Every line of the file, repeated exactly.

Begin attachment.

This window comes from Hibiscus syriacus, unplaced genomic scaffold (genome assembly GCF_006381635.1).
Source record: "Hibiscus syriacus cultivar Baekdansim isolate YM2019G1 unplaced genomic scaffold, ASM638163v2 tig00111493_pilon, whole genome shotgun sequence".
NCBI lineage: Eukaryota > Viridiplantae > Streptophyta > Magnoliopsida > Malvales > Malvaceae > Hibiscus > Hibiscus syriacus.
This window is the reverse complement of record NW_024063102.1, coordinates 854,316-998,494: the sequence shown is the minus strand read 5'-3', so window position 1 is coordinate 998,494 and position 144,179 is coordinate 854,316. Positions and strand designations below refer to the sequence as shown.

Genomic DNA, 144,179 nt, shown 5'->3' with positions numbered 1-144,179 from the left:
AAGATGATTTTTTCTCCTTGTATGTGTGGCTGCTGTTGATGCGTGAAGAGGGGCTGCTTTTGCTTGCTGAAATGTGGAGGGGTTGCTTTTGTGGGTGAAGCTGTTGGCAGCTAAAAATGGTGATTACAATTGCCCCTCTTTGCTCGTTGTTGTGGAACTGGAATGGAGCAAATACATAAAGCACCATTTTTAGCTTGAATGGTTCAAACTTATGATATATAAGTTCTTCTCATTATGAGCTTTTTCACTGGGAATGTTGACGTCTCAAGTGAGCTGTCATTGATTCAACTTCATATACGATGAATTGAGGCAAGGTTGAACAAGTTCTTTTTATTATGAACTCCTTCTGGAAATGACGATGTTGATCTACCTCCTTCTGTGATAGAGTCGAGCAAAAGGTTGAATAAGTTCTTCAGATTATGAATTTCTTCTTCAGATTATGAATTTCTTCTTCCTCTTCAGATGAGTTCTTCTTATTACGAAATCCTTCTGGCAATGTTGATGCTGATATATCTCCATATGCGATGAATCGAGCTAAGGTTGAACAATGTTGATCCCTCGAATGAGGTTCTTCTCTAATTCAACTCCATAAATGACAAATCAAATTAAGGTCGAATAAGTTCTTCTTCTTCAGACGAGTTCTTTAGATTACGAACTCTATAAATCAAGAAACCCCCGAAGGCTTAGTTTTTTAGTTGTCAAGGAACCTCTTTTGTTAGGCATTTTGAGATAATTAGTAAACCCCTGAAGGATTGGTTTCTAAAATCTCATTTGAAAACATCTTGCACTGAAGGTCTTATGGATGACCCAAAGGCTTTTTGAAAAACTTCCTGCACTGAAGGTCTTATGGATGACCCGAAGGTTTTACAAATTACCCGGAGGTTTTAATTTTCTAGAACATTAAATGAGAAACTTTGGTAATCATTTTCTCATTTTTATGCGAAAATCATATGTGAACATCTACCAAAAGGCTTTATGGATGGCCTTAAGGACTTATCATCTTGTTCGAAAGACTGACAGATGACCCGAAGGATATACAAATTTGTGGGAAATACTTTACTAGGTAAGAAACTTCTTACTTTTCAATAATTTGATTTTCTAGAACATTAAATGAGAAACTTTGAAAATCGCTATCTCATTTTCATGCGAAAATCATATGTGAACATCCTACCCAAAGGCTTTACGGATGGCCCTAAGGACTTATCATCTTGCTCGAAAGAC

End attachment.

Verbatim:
This window comes from Hibiscus syriacus, unplaced genomic scaffold (genome assembly GCF_006381635.1).
Source record: "Hibiscus syriacus cultivar Baekdansim isolate YM2019G1 unplaced genomic scaffold, ASM638163v2 tig00111493_pilon, whole genome shotgun sequence".
NCBI lineage: Eukaryota > Viridiplantae > Streptophyta > Magnoliopsida > Malvales > Malvaceae > Hibiscus > Hibiscus syriacus.
This window is the reverse complement of record NW_024063102.1, coordinates 854,316-998,494: the sequence shown is the minus strand read 5'-3', so window position 1 is coordinate 998,494 and position 144,179 is coordinate 854,316. Positions and strand designations below refer to the sequence as shown.

Genomic DNA, 144,179 nt, shown 5'->3' with positions numbered 1-144,179 from the left:
AAGATGATTTTTTCTCCTTGTATGTGTGGCTGCTGTTGATGCGTGAAGAGGGGCTGCTTTTGCTTGCTGAAATGTGGAGGGGTTGCTTTTGTGGGTGAAGCTGTTGGCAGCTAAAAATGGTGATTACAATTGCCCCTCTTTGCTCGTTGTTGTGGAACTGGAATGGAGCAAATACATAAAGCACCATTTTTAGCTTGAATGGTTCAAACTTATGATATATAAGTTCTTCTCATTATGAGCTTTTTCACTGGGAATGTTGACGTCTCAAGTGAGCTGTCATTGATTCAACTTCATATACGATGAATTGAGGCAAGGTTGAACAAGTTCTTTTTATTATGAACTCCTTCTGGAAATGACGATGTTGATCTACCTCCTTCTGTGATAGAGTCGAGCAAAAGGTTGAATAAGTTCTTCAGATTATGAATTTCTTCTTCAGATTATGAATTTCTTCTTCCTCTTCAGATGAGTTCTTCTTATTACGAAATCCTTCTGGCAATGTTGATGCTGATATATCTCCATATGCGATGAATCGAGCTAAGGTTGAACAATGTTGATCCCTCGAATGAGGTTCTTCTCTAATTCAACTCCATAAATGACAAATCAAATTAAGGTCGAATAAGTTCTTCTTCTTCAGACGAGTTCTTTAGATTACGAACTCTATAAATCAAGAAACCCCCGAAGGCTTAGTTTTTTAGTTGTCAAGGAACCTCTTTTGTTAGGCATTTTGAGATAATTAGTAAACCCCTGAAGGATTGGTTTCTAAAATCTCATTTGAAAACATCTTGCACTGAAGGTCTTATGGATGACCCAAAGGCTTTTTGAAAAACTTCCTGCACTGAAGGTCTTATGGATGACCCGAAGGTTTTACAAATTACCCGGAGGTTTTAATTTTCTAGAACATTAAATGAGAAACTTTGGTAATCATTTTCTCATTTTTATGCGAAAATCATATGTGAACATCTACCAAAAGGCTTTATGGATGGCCTTAAGGACTTATCATCTTGTTCGAAAGACTGACAGATGACCCGAAGGATATACAAATTTGTGGGAAATACTTTACTAGGTAAGAAACTTCTTACTTTTCAATAATTTGATTTTCTAGAACATTAAATGAGAAACTTTGAAAATCGCTATCTCATTTTCATGCGAAAATCATATGTGAACATCCTACCCAAAGGCTTTACGGATGGCCCTAAGGACTTATCATCTTGCTCGAAAGAC